It all comes down to this – that magical one day in September at the MCG. Hatch’s Michael Thompson and Jesse Robertson preview Saturday’s AFL Grand Final – and deliver their tips on who will emerge as the 2018 premiers.
Collingwood and the West Coast Eagles will do battle on the MCG on Saturday in the first meeting between the two sides in the AFL’s showpiece season finale.
For both sides, a piece of history is on the line – the Eagles are looking to break a 12-year premiership drought, much like they did when they defeated Sydney to win their last premiership in 2006 – while for the Magpies, a record-equalling 16th premiership is on the horizon should they come out on top.
The two sides have met twice this year, with West Coast taking siren honours both times. In Round 17, the Eagles recorded a strong 35-point victory at the MCG, despite the loss of star ruckman Nic Naitanui, while the second meeting also went the Eagles’ way by 16 points in their qualifying final meeting.
Both teams have pushed through injury and suspension trauma, an impressive effort in itself. For the Eagles, not only did they lose Naitanui in the clash at the MCG, but they have lost star wingman Andrew Gaff and defender Brad Sheppard in the lead-up to the Grand Final. For the Pies, Darcy Moore, Lynden Dunn, Matthew Scharenberg, Sam Murray and Ben Reid have been sidelined for large periods this season.
THE BIG QUESTIONS
How can Collingwood contain the West Coast forward line on a big ground?
Coach Nathan Buckley’s main gripe throughout 2018 has been Collingwood’s defensive injury woes. But the Pies have battled on, and despite fielding a make-shift defensive line at times they have conceded a frugal 75.4 points per game. However, the challenge of containing the West Coast forward line – made up of hulking key forwards like Jack Darling and Josh Kennedy, and small, nippy speedsters like Liam Ryan, Mark LeCras and Willie Rioli – is a big test for the Magpies.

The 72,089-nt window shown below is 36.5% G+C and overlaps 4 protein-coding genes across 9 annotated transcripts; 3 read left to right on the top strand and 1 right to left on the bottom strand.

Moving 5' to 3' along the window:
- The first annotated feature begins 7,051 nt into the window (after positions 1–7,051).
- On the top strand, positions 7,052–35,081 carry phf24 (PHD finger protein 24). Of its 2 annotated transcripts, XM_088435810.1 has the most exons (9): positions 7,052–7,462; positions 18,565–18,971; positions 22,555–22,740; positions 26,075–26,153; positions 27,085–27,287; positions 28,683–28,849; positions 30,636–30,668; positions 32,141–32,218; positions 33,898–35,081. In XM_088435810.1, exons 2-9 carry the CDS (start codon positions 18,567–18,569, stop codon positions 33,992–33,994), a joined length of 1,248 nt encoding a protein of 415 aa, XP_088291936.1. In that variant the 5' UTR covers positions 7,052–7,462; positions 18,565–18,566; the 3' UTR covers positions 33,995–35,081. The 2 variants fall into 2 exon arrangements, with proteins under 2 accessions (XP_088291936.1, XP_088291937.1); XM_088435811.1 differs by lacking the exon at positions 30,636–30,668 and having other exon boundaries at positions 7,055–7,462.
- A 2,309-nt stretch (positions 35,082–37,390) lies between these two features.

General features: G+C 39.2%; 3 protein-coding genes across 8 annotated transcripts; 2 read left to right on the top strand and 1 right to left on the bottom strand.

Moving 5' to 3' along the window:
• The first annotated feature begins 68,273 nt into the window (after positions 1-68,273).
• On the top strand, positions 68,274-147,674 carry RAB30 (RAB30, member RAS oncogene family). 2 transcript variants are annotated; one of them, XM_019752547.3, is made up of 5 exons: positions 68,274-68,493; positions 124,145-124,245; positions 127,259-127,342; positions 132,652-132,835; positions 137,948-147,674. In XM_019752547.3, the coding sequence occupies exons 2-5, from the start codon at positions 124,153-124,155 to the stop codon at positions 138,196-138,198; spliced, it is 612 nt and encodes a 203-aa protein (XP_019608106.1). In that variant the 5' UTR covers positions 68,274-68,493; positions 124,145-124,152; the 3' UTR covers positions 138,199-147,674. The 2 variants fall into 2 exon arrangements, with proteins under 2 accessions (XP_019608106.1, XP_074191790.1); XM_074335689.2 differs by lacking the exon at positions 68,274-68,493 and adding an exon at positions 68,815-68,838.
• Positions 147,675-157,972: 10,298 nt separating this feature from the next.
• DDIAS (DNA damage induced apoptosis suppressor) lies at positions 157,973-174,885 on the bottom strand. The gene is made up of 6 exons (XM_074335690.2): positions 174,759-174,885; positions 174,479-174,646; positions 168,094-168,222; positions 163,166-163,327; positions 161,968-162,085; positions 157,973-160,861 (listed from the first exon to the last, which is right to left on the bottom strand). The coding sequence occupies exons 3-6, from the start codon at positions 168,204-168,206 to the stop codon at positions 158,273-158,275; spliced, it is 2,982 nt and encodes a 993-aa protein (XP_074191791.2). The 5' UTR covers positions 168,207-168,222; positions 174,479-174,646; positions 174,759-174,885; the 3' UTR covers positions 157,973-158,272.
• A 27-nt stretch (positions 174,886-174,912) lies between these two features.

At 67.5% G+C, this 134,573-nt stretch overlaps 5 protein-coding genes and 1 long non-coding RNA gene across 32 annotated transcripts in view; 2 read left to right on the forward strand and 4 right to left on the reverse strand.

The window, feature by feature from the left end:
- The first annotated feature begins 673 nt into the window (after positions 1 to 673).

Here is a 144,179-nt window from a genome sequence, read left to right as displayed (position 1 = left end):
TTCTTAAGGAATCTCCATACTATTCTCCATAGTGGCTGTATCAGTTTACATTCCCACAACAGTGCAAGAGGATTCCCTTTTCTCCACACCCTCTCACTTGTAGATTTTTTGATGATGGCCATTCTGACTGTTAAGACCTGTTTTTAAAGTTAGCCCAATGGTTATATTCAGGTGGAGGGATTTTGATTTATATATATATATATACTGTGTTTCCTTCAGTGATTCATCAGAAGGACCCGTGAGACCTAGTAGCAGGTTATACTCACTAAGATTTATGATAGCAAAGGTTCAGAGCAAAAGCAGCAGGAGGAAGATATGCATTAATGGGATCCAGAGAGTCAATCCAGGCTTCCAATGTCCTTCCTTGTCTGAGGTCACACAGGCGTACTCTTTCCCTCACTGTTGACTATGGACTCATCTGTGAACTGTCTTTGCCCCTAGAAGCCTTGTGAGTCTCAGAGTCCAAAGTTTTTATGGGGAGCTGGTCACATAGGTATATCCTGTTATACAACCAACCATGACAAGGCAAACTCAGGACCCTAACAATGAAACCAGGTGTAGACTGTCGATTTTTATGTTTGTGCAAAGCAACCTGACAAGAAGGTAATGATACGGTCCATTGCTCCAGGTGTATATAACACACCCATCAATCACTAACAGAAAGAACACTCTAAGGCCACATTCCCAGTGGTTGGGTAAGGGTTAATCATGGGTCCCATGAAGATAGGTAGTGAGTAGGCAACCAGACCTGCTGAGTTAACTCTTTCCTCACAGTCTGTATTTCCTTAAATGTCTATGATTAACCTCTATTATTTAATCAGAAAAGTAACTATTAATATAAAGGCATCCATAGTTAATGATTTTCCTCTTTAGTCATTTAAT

In the qualifying final, Tyson Goldsack – in his return from a serious knee injury – was the man charged with stopping Josh Kennedy. Goldsack is expected to take Kennedy again, unless the Pies spring a shock and bring Moore in for his first game since injuring his hamstring against the Swans in Round 20.
It appears Brayden Maynard will get the role on Willie Rioli after a number of spectacular shut-down roles during the finals series, while high-flyers Jeremy Howe and Liam Ryan could potentially play on each other.
Is the midfield battle as decisive as in previous grand finals?
The midfield battle is crucial. On paper, you would go with Collingwood’s star-studded midfield, which includes 2010 Norm Smith Medallist Scott Pendlebury, Adam Treloar, Steele Sidebottom (runner-up in this year’s Brownlow Medal), Taylor Adams and running wingman Tom Phillips. In recent weeks, the likes of James Aish and Brayden Sier have complimented Collingwood’s midfield line-up, allowing players such as Jordan De Goey and Josh Thomas to play closer to goal, where they have excelled in 2018.